N2 - Purpose - To report on findings from the evaluation of two innovative community-based prevention projects in the UK targeted at children disaffected from school, one involving football the other horticulture. Design/methodology/ approach - Qualitative inquiry focusing on three areas: "theories of change" underpinning the projects; referral and operational processes; inter-agency partnerships. Main methods were: an interactive event for 50 practitioners; semi-structured interviews with project staff, project participants and other stakeholders; review of project documentation; observations. Findings - Both the projects evaluated had clear and plausible "theories of change". Referral processes were effective. Strong variations in "dosage" and length of project involvement appeared to be linked to differences in the effectiveness of the two projects. Research limitations/implications - The principal limitation to the research was the lack of case monitoring and outcome data that prevented any quantitative assessment of the projects. Further research is needed to establish the long-term impact of this kind of targeted prevention work. Practical implications - Prevention work targeted at children disaffected from school needs to be underpinned by clear "theories of change". Effective work requires good relationships with referring schools, the delivery of multi-faceted interventions and interventions to be of an adequate length. Originality/value - The focus on "theories of change" or mechanisms is an original contribution to the prevention literature. The paper will be valuable for those working in drug action teams and local authorities in planning prevention work for young people. The two projects were highly innovative in involving pupils in two very different activities - football and horticulture. © Emerald Group Publishing Limited.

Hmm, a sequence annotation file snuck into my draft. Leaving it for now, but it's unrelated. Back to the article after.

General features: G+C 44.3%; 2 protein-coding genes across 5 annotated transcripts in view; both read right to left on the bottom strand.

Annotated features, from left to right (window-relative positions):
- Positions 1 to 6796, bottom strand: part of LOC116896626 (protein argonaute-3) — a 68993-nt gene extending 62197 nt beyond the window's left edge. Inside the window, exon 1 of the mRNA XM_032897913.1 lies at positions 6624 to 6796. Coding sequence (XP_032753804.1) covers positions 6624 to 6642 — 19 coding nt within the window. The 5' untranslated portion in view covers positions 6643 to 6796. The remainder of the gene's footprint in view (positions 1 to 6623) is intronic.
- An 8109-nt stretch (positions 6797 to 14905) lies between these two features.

AB - Purpose - To report on findings from the evaluation of two innovative community-based prevention projects in the UK targeted at children disaffected from school, one involving football the other horticulture. Design/methodology/ approach - Qualitative inquiry focusing on three areas: "theories of change" underpinning the projects; referral and operational processes; inter-agency partnerships. Main methods were: an interactive event for 50 practitioners; semi-structured interviews with project staff, project participants and other stakeholders; review of project documentation; observations. Findings - Both the projects evaluated had clear and plausible "theories of change". Referral processes were effective. Strong variations in "dosage" and length of project involvement appeared to be linked to differences in the effectiveness of the two projects. Research limitations/implications - The principal limitation to the research was the lack of case monitoring and outcome data that prevented any quantitative assessment of the projects. Further research is needed to establish the long-term impact of this kind of targeted prevention work. Practical implications - Prevention work targeted at children disaffected from school needs to be underpinned by clear "theories of change". Effective work requires good relationships with referring schools, the delivery of multi-faceted interventions and interventions to be of an adequate length. Originality/value - The focus on "theories of change" or mechanisms is an original contribution to the prevention literature. The paper will be valuable for those working in drug action teams and local authorities in planning prevention work for young people. The two projects were highly innovative in involving pupils in two very different activities - football and horticulture. © Emerald Group Publishing Limited.

KW - Communities

KW - Drugs

KW - Peer mentoring

KW - Schools

KW - United Kingdom

KW - Youth

U2 - 10.1108/09654280510572312

DO - 10.1108/09654280510572312

M3 - Article

VL - 105

SP - 62

EP - 72

JO - Health Education

JF - Health Education

SN - 0965-4283

IS - 1

ER -